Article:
sed 's/^/echo /' script.txt | sed 's/$/ >> script.bat/'

This expression processes each line of the file script.txt, adds "echo " at the begining, and " >> script.bat" at the end, and prints the result to the screen.
Cut and past the result of this into the shell, and you will end up with your original script as a file called script.bat on the remote system.

"For" loops on the commandline

So, you want to do something repetitive with a list of hosts; quicky and easily

Lets run nmap for each of 50 hosts in a range, and write grepable results out to a set of files named by IP address.

for ip in $(seq 150 200); do nmap -oG nmapscan192.168.1.$ip.txt 192.168.1.$ip & done

Seq is a good tool for doing operations with ranges in for loops. In other situations you may prefer to use something like "echo {150..200}". The rest of the for loop should be self explanitory, but note the "&", which enables these jobs to run concurrently. This can speed up time-consumming processes in some cases.

Chaining grep, cut and sort, and using "for" loops with a file

Say you want to do some quick analysis of some web logs, over several days of logs, and you want to find all the hosts requesting a specific URL, and sort them by unique IP address. You then want to ping the IP addresses to see how many of them respond.

First check the file format, using something like "head" on one of the files.

head /var/log/apache2/access.log

Then something like

cat /var/log/apache2/access*.log | grep "/myfile.html" | cut -d" " -f1 | sort -u > myhosts.txt
for ip in $( cat myhosts.txt ); do ping -c 1 $ip | grep "1 received" | sed "s/^/$ip is up - /" | sort -u ; done is up - 1 packets transmitted, 1 received, 0% packet loss, time 3ms is up - 1 packets transmitted, 1 received, 0% packet loss, time 1ms

As you can see, you can get pretty creative, and the long job of pouring over several log files, with thousands of log entries, and searching for IP addresses, is reduced to less than a minutes work.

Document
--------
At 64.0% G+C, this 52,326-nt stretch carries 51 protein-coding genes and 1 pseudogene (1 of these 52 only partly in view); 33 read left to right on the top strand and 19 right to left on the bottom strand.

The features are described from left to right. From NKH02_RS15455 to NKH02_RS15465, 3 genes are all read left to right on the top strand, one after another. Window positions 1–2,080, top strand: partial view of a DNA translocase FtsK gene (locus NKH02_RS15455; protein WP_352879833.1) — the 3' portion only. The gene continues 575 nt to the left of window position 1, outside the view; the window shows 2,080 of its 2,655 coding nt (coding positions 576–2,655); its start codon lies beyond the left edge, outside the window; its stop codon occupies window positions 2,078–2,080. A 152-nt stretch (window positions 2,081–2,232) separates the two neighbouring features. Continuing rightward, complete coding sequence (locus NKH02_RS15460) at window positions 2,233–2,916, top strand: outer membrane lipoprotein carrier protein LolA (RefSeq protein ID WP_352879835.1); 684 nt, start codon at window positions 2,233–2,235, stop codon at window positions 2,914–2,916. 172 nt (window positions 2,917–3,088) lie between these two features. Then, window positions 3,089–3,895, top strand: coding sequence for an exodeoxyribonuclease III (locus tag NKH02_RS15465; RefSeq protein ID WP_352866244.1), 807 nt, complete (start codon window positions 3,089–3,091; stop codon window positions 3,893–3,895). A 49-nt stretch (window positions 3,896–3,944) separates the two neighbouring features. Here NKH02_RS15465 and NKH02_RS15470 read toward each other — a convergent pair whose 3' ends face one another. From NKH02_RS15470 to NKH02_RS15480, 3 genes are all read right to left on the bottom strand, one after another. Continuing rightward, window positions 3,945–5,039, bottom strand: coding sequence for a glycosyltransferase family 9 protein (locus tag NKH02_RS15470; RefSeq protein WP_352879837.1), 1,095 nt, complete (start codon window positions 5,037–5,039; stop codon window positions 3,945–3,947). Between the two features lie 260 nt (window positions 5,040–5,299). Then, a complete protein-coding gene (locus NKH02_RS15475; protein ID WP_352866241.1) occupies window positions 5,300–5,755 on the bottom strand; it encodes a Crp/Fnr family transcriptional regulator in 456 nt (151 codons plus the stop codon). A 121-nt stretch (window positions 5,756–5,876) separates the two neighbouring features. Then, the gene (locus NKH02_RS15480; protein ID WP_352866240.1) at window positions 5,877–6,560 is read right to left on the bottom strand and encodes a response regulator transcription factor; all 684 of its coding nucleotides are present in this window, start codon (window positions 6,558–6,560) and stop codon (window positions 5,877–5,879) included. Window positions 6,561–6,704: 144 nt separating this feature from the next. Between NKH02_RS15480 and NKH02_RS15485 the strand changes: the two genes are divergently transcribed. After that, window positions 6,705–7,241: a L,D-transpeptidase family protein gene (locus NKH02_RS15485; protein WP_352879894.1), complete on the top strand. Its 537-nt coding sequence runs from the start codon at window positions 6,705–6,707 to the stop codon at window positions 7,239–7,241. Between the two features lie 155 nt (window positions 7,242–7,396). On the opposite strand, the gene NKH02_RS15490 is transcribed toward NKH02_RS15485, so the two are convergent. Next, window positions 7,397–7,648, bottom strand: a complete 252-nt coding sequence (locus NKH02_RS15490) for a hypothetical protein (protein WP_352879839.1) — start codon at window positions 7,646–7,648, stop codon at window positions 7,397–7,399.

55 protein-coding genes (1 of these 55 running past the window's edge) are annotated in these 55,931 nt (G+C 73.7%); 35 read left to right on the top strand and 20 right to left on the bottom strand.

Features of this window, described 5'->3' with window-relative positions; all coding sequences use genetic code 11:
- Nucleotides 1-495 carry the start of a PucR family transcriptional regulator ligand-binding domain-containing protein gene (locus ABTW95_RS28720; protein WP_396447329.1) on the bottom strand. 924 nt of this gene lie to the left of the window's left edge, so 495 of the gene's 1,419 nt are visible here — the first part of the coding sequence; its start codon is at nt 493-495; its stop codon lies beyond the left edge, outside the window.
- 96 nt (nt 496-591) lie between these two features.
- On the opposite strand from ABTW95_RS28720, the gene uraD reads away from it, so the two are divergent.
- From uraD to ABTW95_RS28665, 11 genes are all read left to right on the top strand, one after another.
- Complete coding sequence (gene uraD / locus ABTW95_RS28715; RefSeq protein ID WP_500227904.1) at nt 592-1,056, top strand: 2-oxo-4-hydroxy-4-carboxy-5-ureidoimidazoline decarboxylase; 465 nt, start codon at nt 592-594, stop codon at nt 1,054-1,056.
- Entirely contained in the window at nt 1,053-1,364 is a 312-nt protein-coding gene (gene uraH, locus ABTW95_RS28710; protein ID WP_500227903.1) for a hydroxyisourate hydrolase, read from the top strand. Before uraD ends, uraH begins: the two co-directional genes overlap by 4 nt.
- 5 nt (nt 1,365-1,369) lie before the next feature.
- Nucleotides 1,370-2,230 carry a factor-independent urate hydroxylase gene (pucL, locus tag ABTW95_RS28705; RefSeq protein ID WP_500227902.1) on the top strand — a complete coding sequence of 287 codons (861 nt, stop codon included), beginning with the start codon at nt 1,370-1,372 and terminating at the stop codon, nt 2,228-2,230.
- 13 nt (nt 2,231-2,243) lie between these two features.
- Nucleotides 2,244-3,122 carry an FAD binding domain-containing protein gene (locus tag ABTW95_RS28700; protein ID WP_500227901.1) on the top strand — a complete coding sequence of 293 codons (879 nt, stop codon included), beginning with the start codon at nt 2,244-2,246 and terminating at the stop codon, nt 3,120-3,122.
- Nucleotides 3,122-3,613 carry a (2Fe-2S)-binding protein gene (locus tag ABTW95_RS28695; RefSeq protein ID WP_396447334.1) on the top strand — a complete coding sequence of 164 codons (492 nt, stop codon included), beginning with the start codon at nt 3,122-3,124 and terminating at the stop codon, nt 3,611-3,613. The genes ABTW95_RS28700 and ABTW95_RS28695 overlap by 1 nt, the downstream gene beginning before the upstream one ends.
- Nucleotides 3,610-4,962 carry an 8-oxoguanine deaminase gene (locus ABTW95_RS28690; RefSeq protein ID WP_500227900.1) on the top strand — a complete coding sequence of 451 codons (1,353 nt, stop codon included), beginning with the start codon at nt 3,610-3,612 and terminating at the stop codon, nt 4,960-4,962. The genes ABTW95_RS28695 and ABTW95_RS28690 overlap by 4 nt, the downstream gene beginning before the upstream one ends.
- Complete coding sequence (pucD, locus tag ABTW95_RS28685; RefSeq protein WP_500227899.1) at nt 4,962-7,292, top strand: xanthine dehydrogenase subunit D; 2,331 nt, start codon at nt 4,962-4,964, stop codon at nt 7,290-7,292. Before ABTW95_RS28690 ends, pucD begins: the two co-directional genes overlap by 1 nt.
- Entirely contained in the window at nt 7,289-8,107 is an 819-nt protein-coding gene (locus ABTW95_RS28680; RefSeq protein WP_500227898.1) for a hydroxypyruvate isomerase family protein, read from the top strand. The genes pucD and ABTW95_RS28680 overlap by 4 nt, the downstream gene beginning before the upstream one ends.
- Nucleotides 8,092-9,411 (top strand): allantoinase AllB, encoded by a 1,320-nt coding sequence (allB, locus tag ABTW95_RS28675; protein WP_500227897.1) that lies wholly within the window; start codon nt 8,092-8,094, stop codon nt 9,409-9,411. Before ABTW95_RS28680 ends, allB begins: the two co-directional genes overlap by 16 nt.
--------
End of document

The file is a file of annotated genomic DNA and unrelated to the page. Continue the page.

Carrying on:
Perl and Python oneliners on the commandline

Perl and Python oneliners can be issued on the commandline and included in the mix with other operations described previously. This is done easily with the -c option in Python.

python -c 'print "A" * 500' > buffer.txt

This example prints a buffer of 500 A's to a file using Python

Similar results can be obtained with the -e option in Perl.

If you are interested in expanding your options, with many more possibilites, then I would highly recommend the following site, which contains many examples, and users can rate expressions for usefulness.

Mitgating factors are not to relevant for this post, but bear in mind, that when you have a system you want to secure, one aspect of hardening; is to limit the tools and languages that would be available to a potential attacker. Have fun, and be good.


  1. I noticed my html tags got stripped out of the html wrapping example.

    Ah well, if you understand what I am getting at, nuff said.

  2. Hi Ben,
    nice post, small world. After doing CISSP I was craving for something a bit more technical.

    Here are a couple of oneliners I have found useful this month:

    python -m SimpleHTTPServer

    # serves current dir on port 8000, can specify port number by adding it to the end.

    du -h --max-depth=1

    # show the size of all subfolders in the current dir

    also, if you are in a non-interactive shell you can redirect STDERR to STDOUT by appending 2>&1 to the end of your command.

    Let me know how you are getting on with the PWB course - Sam (